DEAR MISS MANNERS: I have been an active practicing RN for 37 years, from hospitals to home health. It never fails that at some point, my employer wants me to act like someone I am not.
Granted that I have toned it down substantially over the years, but I have never been a sweet, demure, public relations-type person. I am more of a down-to-earth, tell-it-like-it-is, realistic, logical-type person. I am not going to promise something that I personally cannot deliver, and I am not going to lie to a person just to appease them.
I am not brutal, but I do tend to be blunt if that is the only way to get the message across after softer attempts do not seem to be getting through. I say that people cannot claim they did not understand what I was trying to tell or teach them (whether they accept it or not is not the issue).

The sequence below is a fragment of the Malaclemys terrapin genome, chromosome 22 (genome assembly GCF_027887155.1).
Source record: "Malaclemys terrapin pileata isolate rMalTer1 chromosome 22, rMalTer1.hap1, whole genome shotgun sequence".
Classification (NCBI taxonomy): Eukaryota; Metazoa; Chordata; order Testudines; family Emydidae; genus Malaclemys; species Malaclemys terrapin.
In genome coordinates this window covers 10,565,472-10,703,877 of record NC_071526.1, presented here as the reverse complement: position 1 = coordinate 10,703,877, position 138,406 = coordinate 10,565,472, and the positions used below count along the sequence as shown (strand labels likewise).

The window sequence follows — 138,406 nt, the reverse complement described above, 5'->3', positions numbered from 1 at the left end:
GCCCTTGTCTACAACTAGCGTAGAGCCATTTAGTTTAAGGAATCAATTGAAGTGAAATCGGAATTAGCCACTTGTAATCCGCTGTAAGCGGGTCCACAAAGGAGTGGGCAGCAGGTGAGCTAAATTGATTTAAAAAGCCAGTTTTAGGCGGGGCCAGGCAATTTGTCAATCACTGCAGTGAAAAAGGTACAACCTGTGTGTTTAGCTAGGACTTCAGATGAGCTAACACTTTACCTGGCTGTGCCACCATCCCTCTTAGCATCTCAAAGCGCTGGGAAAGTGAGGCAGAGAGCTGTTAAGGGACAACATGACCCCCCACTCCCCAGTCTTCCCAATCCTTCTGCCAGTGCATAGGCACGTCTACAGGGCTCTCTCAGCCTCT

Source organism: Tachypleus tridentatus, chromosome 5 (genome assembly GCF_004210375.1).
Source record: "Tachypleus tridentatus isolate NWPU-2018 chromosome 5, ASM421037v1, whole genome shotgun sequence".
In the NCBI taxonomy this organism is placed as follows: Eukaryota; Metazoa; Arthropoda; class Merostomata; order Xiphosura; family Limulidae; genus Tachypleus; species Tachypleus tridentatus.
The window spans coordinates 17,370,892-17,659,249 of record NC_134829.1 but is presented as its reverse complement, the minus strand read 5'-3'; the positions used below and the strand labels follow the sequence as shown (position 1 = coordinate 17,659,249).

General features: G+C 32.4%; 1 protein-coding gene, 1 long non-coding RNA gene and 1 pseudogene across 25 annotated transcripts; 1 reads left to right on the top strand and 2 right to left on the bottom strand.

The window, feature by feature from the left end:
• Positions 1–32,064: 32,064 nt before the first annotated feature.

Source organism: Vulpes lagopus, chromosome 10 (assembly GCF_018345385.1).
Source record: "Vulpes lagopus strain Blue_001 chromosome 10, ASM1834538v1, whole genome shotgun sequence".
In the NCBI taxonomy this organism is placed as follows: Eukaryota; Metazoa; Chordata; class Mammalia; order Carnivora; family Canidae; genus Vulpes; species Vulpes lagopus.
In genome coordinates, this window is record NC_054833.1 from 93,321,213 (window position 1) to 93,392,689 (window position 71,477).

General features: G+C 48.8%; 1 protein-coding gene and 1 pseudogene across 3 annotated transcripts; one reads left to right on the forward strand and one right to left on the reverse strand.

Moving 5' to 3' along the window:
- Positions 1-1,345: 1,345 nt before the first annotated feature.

How do I get my employer to understand that I think it is unrealistic to expect me to appeal to all the people, all the time?
GENTLE READER: It does not appear to Miss Manners that your problem is making your employer understand your position, but rather convincing him that it is acceptable. This will be easier to do if you are being blunt about insisting that patients take their medication rather than about telling them that you are too busy to bring it.